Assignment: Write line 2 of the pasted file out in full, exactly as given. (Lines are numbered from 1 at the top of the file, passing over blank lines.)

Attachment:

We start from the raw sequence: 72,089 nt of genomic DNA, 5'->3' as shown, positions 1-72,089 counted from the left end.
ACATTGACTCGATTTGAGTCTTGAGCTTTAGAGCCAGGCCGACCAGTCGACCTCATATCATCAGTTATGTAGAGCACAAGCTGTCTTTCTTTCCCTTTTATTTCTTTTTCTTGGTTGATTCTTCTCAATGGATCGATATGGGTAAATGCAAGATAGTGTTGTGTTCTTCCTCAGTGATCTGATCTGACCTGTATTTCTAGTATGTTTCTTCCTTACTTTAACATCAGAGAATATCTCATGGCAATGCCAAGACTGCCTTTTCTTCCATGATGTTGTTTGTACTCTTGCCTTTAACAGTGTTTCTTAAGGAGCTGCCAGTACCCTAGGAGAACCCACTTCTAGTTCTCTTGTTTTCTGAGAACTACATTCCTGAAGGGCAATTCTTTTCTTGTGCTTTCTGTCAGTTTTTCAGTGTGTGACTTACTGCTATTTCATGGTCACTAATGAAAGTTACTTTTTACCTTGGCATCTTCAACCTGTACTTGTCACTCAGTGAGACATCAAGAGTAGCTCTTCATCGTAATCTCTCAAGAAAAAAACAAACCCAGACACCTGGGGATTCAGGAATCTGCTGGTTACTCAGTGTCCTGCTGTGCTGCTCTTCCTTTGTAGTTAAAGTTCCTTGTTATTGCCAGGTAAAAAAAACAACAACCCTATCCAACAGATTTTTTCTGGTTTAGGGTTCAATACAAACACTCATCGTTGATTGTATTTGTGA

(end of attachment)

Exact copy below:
ACATTGACTCGATTTGAGTCTTGAGCTTTAGAGCCAGGCCGACCAGTCGACCTCATATCATCAGTTATGTAGAGCACAAGCTGTCTTTCTTTCCCTTTTATTTCTTTTTCTTGGTTGATTCTTCTCAATGGATCGATATGGGTAAATGCAAGATAGTGTTGTGTTCTTCCTCAGTGATCTGATCTGACCTGTATTTCTAGTATGTTTCTTCCTTACTTTAACATCAGAGAATATCTCATGGCAATGCCAAGACTGCCTTTTCTTCCATGATGTTGTTTGTACTCTTGCCTTTAACAGTGTTTCTTAAGGAGCTGCCAGTACCCTAGGAGAACCCACTTCTAGTTCTCTTGTTTTCTGAGAACTACATTCCTGAAGGGCAATTCTTTTCTTGTGCTTTCTGTCAGTTTTTCAGTGTGTGACTTACTGCTATTTCATGGTCACTAATGAAAGTTACTTTTTACCTTGGCATCTTCAACCTGTACTTGTCACTCAGTGAGACATCAAGAGTAGCTCTTCATCGTAATCTCTCAAGAAAAAAACAAACCCAGACACCTGGGGATTCAGGAATCTGCTGGTTACTCAGTGTCCTGCTGTGCTGCTCTTCCTTTGTAGTTAAAGTTCCTTGTTATTGCCAGGTAAAAAAAACAACAACCCTATCCAACAGATTTTTTCTGGTTTAGGGTTCAATACAAACACTCATCGTTGATTGTATTTGTGA